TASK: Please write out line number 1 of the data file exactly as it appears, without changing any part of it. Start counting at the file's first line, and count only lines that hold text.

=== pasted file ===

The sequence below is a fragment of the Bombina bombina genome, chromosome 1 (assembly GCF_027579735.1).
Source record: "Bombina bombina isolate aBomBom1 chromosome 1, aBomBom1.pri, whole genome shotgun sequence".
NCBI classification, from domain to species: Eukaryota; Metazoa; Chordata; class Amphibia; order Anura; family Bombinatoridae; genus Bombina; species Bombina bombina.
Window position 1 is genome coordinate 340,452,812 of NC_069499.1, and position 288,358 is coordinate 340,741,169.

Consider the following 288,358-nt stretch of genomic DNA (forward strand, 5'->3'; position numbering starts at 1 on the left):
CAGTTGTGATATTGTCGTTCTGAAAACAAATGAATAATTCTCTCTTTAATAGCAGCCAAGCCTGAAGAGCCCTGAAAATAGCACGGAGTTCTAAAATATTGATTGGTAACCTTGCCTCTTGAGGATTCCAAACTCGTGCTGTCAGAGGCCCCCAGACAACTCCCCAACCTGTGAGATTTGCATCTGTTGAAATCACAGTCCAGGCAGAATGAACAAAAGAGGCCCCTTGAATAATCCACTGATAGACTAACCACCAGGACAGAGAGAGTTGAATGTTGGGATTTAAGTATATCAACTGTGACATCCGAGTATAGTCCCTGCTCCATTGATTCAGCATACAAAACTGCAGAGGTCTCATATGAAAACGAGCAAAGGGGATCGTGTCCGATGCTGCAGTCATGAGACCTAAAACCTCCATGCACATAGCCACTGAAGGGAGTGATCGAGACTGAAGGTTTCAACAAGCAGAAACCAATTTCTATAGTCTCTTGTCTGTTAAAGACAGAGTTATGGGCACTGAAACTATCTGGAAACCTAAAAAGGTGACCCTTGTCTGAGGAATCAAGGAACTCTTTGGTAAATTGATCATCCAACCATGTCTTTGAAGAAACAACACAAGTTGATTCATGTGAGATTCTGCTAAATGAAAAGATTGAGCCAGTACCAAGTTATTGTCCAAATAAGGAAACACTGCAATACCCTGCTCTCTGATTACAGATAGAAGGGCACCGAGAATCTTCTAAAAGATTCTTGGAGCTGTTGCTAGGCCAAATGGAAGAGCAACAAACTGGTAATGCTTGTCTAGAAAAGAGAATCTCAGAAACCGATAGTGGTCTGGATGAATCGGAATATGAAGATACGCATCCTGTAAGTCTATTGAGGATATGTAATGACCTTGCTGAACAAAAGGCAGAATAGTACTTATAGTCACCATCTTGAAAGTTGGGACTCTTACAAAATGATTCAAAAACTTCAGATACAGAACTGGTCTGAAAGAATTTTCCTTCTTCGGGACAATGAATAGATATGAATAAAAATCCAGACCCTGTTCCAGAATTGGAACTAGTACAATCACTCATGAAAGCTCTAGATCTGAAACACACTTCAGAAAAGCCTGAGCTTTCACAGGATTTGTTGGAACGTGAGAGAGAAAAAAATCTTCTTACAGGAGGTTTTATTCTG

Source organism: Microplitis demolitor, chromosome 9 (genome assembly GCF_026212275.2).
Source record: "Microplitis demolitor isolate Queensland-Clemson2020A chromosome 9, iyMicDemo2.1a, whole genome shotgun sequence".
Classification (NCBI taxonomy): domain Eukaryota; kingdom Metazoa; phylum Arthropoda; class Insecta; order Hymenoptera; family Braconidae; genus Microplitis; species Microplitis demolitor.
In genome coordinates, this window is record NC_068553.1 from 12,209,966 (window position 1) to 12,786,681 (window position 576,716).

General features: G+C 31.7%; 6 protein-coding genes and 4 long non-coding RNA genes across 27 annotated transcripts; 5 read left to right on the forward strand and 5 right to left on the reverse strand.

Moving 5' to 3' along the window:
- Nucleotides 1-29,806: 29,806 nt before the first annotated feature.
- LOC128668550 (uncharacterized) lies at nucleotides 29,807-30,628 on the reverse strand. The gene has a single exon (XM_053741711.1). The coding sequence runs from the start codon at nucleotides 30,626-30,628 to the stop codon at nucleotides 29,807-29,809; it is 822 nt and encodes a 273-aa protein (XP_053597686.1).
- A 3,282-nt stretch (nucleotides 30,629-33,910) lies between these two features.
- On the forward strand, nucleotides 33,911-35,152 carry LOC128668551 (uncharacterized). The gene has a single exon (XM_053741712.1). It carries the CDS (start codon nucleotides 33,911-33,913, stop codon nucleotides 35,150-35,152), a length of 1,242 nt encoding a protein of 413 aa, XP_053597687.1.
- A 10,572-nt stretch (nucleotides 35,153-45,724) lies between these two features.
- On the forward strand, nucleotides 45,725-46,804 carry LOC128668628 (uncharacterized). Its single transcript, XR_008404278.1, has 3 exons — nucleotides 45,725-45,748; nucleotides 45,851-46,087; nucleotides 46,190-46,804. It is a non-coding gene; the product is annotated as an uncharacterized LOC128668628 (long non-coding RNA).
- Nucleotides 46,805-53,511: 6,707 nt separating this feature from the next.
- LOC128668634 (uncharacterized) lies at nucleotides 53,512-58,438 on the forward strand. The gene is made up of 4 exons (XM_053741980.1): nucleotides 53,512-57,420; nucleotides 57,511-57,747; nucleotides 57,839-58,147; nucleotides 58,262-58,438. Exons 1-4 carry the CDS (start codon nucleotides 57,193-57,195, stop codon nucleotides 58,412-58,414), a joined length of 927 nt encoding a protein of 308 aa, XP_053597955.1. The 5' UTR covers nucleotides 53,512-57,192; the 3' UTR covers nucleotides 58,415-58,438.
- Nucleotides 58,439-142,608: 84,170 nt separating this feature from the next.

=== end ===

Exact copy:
The sequence below is a fragment of the Bombina bombina genome, chromosome 1 (assembly GCF_027579735.1).